1.618: “According to you, what is the future of luxury?”
Marc Dubrule : “Contrary to popular belief, the word luxury does not come from lux meaning light in Latin but from luxus meaning dislocation, or separation. Luxury has therefore always been associated with a gap from the ordinary, with what makes one different, unique or unusual. This twist offered by the selective brands has taken various different forms over the years: by using a particular brand, anyone could become more socially important, more cultured, more respectable, more intelligent, more fashionable, more rebellious, more artistic, more modern, or acquire greater aesthetic sensibility and appreciation of quality… and gradually became this “luxury clientele” – people who purchased an image, a different lifestyle, whether visible or not.
Probably a kind of quest for originality.
In recent years, influenced by changes in the art world, this gap with the ordinary has had more and more to do with the notion of experience. People talk about a shift from owning to experiencing. There is still this notion of separation, certainly, but now, more than just the product, it is centred on a unique sensory perception of the whole retail experience: the pleasure of buying, an exclusive service, a connection with art… The customer feels the privilege of being the center of attention.
The luxury sector in the future will undoubtedly exaggerate the differences surrounding the product itself, making the imaginary world it inhabits even more beautiful.
Consequently, there will need to be changes in the way the luxury sector is managed: it will need to venture into new areas, bring in new blood, more open ways of working, multi/omni-channel distribution shaking up the sacrosanct model of the single flagship store, new players with unusual even unsettling business models, a more homogeneous clientele between Shanghai, Beijing and Paris than between Shanghai, Beijing and the rest of China… and finally, more clear-cut behaviour attributed to different generations.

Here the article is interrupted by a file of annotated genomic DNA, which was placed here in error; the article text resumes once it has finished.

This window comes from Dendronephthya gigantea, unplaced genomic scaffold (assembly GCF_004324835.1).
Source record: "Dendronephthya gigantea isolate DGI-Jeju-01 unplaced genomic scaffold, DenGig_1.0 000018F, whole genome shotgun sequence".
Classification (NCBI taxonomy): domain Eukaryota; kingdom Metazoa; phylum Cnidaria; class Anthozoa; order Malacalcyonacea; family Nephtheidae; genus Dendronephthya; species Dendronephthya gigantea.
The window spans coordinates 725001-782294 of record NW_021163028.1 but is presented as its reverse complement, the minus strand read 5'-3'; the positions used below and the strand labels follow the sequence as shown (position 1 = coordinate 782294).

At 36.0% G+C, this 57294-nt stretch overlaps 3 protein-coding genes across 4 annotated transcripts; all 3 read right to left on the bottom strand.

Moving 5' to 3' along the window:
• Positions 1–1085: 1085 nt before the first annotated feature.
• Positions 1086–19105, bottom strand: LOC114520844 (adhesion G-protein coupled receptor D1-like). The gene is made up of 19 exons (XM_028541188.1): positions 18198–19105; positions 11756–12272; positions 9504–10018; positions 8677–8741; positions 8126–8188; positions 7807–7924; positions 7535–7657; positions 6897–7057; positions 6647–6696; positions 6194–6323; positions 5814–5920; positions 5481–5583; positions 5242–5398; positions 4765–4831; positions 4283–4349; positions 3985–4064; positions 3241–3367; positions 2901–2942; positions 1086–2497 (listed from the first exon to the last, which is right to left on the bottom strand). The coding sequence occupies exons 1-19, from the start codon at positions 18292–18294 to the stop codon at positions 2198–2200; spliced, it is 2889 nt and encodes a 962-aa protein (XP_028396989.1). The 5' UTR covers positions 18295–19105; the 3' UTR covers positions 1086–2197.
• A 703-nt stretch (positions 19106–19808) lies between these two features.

I also think that the luxury sector in the future will not be devoid of values.
Because it is necessarily tied to the notion of sustainability: luxury is synonymous with quality, so it remains and endures.
The luxury sector will be sustainable because the very notion of luxury contains this value within it.
And it is undoubtedly by representing it responsibly and with pride that it will endure. “
Marc Dubrule, Chief Strategic Development Officer L’Oréal Divisions Sélectives
Marc Dubrule, who graduated from the Ecole Supérieure de Commerce de Paris (ESCP) in 1984, is a beauty brand management and strategy specialist, with a particular focus on luxury brands. Joining L’Oréal in 1986, he embarked on an international career during which he took on the roles of International Marketing Manager for Paloma Picasso, International Brand Manager Director for Lanvin, General Manager L’Oréal Luxe for South Korea (one of the world’s biggest beauty markets, Chief Executive Officer, Biotherm then Lancôme, the world’s number one luxury beauty brand, which he developed for four years, drawing on his extensive knowledge of Asia to break into the Chinese market.
In 2006 he became Strategic Development Director for L’Oréal Luxury Products where he played a key role in the acquisition of the Yves Saint Laurent, Clarisonic and Urban Decay brands. Between 2009 and 2013, he also managed the coordination of L’Oréal Luxury Products North America, helping to get the Luxury Products USA business back on its feet quickly following the 2008 financial crisis.
In July 2013 Marc Dubrule was appointed Chief Strategic Development Officer L’Oréal Divisions Sélectives (Luxury Products, Active Cosmetics, Professional Products and The Body Shop), and is now responsible for developing the Divisions’ broad strategic direction, external growth through acquisitions and licensing, brand consultancy, forward planning and the synergies between the selective divisions.
Having been President of the Economic Commission of the Comité Colbert (2004-2006), since 2007 he has been Director of FEBEA, the French beauty companies federation, for which he is also a member of the Finance Commission.
Marc Dubrule is a collector of modern and contemporary art, and 1950s furniture and ceramics. In 2011 he published Traits de vie, a collection of personal writings and drawings.[sharethis]